NCJFCJ Recognizes January as National Slavery and Human Trafficking Prevention Month

January 5, 2017

The National Council of Juvenile and Family Court Judges (NCJFCJ) recognizes National Slavery and Human Trafficking Prevention Month as an opportunity to call attention to the issue of domestic child sex trafficking (DCST) and the judiciary’s efforts to improve outcomes for child victims. Children, who are involved in the child welfare and juvenile justice systems, whether presently or in the past, are vulnerable to being victimized by traffickers. Judges have an important role in preventing victimization and intervening to change the trajectory for children at risk. Around the country, judges are recognizing this role and taking action.
 
Since 2014, the NCJFCJ, with partners Rights4Girls and the Office on Juvenile Justice and Delinquency Prevention, has hosted four National Judicial Institutes on Domestic Child Sex Trafficking and educated more than 90 judges from 30 states, the District of Columbia, and Puerto Rico on DCST. The Institute takes an interactive and in-depth approach to educating judges to be better able to identify victims and children at risk of DCST; determine treatment and services needed to assist child victims; and exercise judicial leadership within the court and community to improve outcomes for victims. Registration for the next Institute is open and will take place on March 6-7, 2017 in Austin, Texas. 
 
More than 210 additional judges were educated in 2016, when the judiciaries of Wisconsin and Ohio contracted with the NCJFCJ to provide “mini” judicial institutes on domestic child sex trafficking for their states.
 
In addition to providing in-person trainings, the NCJFCJ published two new publications in 2015 to assist judges and Native communities in responding to trafficking: Missing Children, State Care, and Child Sex Trafficking: Engaging the Judiciary in Building a Collaborative Response and Creating a Human Trafficking Strategic Plan to Protect and Heal Native Children and Youth.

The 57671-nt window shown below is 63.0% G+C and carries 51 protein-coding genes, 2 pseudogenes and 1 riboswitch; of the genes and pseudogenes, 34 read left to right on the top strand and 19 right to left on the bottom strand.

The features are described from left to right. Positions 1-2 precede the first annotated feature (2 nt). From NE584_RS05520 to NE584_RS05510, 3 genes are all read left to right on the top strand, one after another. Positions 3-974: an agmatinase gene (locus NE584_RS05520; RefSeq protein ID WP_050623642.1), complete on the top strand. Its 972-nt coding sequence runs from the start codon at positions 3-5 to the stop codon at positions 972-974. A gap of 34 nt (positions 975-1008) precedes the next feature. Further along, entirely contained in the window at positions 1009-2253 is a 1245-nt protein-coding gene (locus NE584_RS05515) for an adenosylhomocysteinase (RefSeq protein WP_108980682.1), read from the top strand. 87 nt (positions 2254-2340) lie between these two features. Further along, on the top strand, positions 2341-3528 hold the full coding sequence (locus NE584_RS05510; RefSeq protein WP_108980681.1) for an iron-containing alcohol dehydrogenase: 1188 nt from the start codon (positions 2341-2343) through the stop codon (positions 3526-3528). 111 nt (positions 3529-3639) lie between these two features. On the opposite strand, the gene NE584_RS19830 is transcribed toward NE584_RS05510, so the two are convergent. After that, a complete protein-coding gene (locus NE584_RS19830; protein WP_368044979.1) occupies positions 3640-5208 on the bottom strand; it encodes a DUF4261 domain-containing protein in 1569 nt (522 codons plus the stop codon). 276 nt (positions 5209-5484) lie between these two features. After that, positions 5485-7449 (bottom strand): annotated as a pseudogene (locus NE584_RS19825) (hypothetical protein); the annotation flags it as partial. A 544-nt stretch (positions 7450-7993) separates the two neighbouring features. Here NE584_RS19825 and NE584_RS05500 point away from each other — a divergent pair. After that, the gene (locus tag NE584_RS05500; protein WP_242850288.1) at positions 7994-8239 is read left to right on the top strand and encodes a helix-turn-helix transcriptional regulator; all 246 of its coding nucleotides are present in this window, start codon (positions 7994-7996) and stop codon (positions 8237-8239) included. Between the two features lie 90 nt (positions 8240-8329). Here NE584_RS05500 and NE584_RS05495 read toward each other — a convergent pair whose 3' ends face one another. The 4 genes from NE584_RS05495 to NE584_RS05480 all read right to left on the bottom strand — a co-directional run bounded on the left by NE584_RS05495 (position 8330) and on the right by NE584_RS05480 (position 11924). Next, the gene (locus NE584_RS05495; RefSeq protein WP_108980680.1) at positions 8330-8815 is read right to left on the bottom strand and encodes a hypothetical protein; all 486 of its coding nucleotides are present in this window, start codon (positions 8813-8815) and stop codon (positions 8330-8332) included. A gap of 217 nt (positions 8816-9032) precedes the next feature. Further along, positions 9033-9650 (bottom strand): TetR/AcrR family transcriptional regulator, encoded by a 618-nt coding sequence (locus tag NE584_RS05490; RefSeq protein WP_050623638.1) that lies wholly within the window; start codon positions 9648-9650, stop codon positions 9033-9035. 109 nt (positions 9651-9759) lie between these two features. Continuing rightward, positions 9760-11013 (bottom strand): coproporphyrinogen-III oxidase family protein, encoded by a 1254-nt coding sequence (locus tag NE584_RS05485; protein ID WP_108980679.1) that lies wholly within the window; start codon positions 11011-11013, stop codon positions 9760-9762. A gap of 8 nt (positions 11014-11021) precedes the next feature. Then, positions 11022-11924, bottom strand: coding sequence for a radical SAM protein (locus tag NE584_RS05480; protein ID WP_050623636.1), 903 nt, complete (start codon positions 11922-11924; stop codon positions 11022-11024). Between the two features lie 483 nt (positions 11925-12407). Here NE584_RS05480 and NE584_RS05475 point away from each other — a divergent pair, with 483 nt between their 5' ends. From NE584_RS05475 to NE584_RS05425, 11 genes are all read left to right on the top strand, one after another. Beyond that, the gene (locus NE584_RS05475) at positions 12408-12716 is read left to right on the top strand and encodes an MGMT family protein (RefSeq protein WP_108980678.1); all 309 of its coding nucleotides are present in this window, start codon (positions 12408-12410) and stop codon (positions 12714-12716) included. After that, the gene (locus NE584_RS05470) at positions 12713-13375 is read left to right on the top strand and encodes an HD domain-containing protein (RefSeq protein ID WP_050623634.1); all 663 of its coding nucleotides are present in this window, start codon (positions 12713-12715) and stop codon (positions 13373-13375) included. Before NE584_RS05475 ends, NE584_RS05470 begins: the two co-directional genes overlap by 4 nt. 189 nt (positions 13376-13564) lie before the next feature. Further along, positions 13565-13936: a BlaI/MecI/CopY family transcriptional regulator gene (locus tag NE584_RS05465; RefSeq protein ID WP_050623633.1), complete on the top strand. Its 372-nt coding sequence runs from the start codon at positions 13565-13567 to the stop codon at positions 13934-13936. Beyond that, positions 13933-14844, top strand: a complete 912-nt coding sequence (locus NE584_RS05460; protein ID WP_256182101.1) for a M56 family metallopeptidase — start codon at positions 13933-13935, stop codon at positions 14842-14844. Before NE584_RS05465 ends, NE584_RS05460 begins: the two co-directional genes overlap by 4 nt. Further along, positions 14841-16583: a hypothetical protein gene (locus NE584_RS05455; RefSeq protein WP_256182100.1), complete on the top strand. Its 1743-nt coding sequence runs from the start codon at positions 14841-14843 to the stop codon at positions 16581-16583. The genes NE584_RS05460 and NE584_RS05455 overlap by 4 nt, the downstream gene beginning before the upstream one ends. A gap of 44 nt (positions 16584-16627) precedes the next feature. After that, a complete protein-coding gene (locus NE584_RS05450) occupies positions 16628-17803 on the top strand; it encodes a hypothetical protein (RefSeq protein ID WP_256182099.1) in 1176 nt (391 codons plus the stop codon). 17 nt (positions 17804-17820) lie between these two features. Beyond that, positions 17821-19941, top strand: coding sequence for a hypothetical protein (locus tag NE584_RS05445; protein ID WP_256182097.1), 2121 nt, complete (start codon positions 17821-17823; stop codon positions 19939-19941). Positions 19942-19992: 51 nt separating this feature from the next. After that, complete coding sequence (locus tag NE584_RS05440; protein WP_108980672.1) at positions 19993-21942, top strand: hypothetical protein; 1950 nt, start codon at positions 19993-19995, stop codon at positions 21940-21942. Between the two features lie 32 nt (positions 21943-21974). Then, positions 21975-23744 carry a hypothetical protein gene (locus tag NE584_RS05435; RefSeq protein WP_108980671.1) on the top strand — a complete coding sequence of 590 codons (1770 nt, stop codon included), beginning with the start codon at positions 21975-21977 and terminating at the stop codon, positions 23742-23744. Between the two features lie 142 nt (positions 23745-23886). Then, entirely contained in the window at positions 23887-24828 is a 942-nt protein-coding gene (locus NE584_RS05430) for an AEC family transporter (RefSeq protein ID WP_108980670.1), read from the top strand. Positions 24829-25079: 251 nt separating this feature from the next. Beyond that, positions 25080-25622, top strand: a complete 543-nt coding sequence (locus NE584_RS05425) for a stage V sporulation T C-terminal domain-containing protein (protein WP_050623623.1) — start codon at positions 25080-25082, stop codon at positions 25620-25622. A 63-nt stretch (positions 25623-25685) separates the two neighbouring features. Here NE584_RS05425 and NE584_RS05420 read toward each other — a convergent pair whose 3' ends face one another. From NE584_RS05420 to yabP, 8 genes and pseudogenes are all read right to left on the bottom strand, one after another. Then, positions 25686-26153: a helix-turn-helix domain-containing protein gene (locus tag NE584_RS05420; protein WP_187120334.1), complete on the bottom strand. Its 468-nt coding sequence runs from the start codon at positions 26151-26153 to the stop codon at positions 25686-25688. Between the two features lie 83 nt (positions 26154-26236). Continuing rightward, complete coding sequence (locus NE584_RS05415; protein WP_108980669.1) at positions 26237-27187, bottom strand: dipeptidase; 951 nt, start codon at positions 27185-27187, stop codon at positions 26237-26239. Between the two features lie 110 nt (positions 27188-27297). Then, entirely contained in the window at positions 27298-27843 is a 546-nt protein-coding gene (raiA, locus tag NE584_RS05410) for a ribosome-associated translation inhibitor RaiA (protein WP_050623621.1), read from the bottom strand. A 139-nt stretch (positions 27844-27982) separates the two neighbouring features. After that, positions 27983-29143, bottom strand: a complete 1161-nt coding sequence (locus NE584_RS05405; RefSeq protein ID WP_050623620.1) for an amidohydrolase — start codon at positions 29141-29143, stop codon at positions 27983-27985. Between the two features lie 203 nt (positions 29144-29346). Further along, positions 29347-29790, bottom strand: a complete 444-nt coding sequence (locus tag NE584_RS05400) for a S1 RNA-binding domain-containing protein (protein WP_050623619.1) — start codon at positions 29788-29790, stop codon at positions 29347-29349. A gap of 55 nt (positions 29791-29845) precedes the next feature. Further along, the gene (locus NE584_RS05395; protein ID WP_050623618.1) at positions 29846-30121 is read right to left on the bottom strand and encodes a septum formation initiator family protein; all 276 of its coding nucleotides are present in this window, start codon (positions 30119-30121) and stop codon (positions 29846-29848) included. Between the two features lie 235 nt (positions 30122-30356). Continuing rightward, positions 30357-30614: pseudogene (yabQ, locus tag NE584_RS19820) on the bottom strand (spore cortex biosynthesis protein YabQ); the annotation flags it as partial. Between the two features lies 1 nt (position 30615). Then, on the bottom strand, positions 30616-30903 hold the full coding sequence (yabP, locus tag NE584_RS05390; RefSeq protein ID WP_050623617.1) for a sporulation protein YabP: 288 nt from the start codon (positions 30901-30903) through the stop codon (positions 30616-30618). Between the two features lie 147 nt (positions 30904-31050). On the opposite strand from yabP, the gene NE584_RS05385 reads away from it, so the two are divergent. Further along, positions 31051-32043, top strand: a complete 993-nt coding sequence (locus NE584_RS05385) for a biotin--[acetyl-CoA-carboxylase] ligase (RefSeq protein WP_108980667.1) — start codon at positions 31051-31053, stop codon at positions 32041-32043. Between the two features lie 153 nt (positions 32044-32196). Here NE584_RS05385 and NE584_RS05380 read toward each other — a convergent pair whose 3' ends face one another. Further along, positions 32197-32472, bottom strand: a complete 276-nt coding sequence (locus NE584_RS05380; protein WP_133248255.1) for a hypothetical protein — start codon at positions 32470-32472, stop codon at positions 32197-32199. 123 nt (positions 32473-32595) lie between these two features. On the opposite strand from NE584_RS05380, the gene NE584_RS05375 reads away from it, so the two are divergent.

More recently, the NCJFCJ updated its resolution regarding DCST, which highlights the power of judges to help prevent child sex trafficking. Over the past two years, the NCJFCJ has also been able to pass a number of resolutions that take in account a child’s welfare if he or she has been a victim of trafficking – i.e. trauma-informed courts, shackling, adolescent brain development, oversight of children in group facilities, and solitary confinement for youth.
 
One more important step forward was the release of the new Enhanced Resource Guidelines in 2016, which now includes important information for judicial officers to help address the needs of victims of sex trafficking.
 
To further raise awareness for this important issue, this month the NCJFCJ will be publishing articles from judges, advocates, and survivors on the different facets of DCST and the judge’s role in creating change for victims and children at risk. 
During the month of January, and all year long, the NCJFCJ looks forward to educating judges and other professionals about DCST. Our commitment to improving outcomes for trafficking victims through judicial education is long-term. We hope you will join us in these efforts!